Monday, 7 February 2005 | The economics of sharing. This is one subject area I've been pondering for a while: how can open-source development work, economically, and can it be applied in other areas/industries? As ever, the Economist does the thinking for you, while at the same time provoking more thought. The essence of the first part of the question is the "non-rival" nature of such goods (your use doesn't interfere with my use) and their network effect benefits (the more use, the better).

The second part is harder because there is another key to open-source sharing: the cost of distribution, which is negligible. Clearly, for physical goods there will always be a non-trivial cost component. However, there are still plenty of semi-virtual goods out there that could work, including radio frequencies, computer processing and bandwidth (eg. SETI).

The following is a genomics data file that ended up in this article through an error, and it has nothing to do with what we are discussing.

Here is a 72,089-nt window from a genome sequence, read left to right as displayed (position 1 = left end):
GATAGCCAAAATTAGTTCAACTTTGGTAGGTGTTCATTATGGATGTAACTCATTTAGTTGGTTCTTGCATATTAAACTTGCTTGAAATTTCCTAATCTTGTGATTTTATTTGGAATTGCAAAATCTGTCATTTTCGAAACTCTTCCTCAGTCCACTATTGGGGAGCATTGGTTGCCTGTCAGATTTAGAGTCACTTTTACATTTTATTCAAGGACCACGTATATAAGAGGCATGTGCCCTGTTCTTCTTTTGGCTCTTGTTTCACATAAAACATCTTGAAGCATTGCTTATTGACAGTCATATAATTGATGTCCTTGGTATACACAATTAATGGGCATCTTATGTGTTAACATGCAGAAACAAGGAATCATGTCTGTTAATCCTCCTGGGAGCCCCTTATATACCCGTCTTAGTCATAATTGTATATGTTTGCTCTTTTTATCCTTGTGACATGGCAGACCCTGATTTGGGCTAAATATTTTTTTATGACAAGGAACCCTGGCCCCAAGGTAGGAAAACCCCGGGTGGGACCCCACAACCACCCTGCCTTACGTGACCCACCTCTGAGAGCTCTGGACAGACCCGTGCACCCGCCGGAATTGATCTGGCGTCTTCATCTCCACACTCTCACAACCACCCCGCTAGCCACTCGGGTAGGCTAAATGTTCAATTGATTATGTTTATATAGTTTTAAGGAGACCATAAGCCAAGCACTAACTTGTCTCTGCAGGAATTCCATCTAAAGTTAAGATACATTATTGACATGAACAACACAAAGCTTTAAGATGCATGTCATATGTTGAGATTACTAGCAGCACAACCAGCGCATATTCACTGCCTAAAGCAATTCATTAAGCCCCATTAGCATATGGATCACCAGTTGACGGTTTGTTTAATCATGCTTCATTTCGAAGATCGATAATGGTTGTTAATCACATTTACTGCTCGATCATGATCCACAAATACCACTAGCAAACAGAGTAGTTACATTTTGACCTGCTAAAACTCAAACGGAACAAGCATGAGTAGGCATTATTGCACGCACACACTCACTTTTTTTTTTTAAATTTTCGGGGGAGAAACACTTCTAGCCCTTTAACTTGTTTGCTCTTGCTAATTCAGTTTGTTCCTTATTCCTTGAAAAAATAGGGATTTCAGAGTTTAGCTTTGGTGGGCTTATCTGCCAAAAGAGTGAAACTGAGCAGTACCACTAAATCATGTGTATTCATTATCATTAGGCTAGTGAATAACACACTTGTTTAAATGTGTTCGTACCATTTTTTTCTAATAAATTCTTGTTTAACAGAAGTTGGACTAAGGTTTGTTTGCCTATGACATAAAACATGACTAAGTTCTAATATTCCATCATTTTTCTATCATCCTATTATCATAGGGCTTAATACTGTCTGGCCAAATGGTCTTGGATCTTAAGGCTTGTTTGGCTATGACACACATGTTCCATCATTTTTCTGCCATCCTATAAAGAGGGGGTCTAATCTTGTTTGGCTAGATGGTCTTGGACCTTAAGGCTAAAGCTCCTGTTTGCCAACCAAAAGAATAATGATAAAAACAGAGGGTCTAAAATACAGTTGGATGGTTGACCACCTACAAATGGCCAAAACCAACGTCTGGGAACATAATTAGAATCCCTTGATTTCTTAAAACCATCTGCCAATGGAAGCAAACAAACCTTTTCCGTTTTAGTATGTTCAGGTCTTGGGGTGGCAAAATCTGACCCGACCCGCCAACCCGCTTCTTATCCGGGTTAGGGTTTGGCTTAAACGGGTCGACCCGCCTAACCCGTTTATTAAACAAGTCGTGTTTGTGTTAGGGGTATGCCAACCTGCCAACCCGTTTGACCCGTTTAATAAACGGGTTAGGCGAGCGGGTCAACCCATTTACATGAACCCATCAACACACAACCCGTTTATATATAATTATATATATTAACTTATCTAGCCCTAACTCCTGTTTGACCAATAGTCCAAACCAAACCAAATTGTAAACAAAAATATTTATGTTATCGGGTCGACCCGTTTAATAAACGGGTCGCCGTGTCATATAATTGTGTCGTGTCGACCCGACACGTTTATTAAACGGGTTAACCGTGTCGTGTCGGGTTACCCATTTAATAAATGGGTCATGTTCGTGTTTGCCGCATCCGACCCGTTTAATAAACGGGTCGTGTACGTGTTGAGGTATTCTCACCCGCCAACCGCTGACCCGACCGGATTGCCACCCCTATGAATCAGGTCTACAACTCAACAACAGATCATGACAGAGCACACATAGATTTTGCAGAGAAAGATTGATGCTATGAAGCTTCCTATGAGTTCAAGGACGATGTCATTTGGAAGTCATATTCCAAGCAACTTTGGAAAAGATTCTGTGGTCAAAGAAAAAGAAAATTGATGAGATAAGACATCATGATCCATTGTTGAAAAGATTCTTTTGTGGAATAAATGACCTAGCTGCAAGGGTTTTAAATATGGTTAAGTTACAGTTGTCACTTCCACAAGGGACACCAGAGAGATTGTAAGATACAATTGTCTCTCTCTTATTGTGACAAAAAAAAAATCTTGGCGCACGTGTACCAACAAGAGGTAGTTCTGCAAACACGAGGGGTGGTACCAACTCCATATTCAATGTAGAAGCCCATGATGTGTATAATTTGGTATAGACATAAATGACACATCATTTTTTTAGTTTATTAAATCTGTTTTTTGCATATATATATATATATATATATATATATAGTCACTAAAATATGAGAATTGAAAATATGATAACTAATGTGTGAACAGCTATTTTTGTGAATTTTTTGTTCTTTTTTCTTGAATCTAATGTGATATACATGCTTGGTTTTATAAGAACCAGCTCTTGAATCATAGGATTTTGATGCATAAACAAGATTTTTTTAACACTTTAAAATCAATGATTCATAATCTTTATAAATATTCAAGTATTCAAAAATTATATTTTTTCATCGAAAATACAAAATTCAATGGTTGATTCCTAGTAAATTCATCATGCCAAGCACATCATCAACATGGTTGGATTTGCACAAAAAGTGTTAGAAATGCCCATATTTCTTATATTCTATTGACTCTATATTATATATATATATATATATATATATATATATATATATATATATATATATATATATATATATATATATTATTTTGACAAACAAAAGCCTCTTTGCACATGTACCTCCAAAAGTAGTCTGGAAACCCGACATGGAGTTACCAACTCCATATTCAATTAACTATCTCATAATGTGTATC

Key quote in all of this: “Social sharing [represents] a third mode of organising economic production, alongside markets and the state.”

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